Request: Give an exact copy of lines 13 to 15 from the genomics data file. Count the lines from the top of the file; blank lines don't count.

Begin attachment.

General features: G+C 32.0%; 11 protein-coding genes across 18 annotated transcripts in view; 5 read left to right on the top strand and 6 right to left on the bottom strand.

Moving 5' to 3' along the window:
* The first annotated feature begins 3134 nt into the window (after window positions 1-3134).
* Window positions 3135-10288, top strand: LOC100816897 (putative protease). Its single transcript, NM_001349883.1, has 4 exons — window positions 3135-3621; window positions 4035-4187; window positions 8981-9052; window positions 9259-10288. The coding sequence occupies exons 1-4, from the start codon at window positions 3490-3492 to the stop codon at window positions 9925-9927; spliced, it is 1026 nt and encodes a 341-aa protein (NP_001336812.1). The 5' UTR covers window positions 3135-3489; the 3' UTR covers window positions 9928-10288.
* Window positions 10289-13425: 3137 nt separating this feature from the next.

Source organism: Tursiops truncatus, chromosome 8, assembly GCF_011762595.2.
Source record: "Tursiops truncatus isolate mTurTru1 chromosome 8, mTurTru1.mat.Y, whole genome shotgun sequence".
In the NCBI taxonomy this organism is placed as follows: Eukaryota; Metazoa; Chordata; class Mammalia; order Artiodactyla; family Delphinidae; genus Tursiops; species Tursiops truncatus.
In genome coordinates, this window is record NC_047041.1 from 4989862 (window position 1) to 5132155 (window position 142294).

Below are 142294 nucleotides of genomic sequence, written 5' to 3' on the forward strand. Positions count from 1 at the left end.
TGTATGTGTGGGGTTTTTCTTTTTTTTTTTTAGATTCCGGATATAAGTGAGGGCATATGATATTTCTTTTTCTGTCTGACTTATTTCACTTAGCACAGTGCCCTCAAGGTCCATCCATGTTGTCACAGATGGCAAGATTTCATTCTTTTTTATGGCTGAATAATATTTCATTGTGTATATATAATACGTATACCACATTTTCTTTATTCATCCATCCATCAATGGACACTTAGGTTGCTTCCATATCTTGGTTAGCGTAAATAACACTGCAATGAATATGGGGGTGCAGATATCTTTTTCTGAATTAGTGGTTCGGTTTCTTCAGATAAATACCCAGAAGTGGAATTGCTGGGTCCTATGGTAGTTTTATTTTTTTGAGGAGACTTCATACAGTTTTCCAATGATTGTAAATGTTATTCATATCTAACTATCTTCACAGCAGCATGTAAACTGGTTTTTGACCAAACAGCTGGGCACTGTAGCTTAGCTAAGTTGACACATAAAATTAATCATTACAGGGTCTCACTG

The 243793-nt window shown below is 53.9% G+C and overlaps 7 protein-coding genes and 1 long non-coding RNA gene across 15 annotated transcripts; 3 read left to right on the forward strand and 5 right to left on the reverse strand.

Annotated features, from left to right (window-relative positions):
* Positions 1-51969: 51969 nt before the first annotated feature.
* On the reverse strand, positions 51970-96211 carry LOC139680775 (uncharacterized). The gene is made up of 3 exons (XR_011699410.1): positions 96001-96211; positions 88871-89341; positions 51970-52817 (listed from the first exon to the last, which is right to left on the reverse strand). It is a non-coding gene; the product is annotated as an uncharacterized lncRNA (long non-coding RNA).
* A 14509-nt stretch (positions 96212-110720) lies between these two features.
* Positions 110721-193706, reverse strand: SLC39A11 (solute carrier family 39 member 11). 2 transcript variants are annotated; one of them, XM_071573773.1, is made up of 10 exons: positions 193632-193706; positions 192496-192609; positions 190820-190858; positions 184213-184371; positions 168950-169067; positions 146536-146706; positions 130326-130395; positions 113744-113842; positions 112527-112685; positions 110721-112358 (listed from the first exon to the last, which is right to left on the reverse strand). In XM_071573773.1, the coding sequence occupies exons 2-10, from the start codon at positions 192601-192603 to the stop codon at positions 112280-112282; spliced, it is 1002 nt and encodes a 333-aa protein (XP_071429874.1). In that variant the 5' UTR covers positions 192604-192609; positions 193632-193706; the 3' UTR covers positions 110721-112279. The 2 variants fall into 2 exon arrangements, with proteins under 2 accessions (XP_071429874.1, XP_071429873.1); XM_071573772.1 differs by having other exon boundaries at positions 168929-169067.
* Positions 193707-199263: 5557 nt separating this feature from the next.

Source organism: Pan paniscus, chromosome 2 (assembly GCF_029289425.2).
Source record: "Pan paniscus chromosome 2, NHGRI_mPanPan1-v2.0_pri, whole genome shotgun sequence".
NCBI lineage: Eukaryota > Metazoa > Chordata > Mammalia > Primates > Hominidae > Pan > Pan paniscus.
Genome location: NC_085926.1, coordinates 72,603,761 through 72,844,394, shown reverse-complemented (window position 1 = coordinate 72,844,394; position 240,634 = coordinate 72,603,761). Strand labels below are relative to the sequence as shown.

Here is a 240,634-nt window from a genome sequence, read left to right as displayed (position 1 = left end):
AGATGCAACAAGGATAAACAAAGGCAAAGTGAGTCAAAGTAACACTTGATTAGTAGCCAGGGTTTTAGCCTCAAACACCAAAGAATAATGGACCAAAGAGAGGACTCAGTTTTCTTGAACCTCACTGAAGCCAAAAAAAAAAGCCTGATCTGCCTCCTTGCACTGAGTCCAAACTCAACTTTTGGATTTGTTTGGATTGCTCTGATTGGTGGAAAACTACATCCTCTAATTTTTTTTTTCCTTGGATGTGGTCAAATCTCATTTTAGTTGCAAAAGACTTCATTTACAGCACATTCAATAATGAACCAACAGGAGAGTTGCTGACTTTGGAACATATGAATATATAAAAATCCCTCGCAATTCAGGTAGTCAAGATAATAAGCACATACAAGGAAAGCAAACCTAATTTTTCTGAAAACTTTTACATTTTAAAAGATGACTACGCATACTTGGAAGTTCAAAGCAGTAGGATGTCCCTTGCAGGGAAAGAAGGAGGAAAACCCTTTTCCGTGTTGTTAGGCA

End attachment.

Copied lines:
Annotated features, from left to right (window-relative positions):
* Positions 1-51969: 51969 nt before the first annotated feature.
* On the reverse strand, positions 51970-96211 carry LOC139680775 (uncharacterized). The gene is made up of 3 exons (XR_011699410.1): positions 96001-96211; positions 88871-89341; positions 51970-52817 (listed from the first exon to the last, which is right to left on the reverse strand). It is a non-coding gene; the product is annotated as an uncharacterized lncRNA (long non-coding RNA).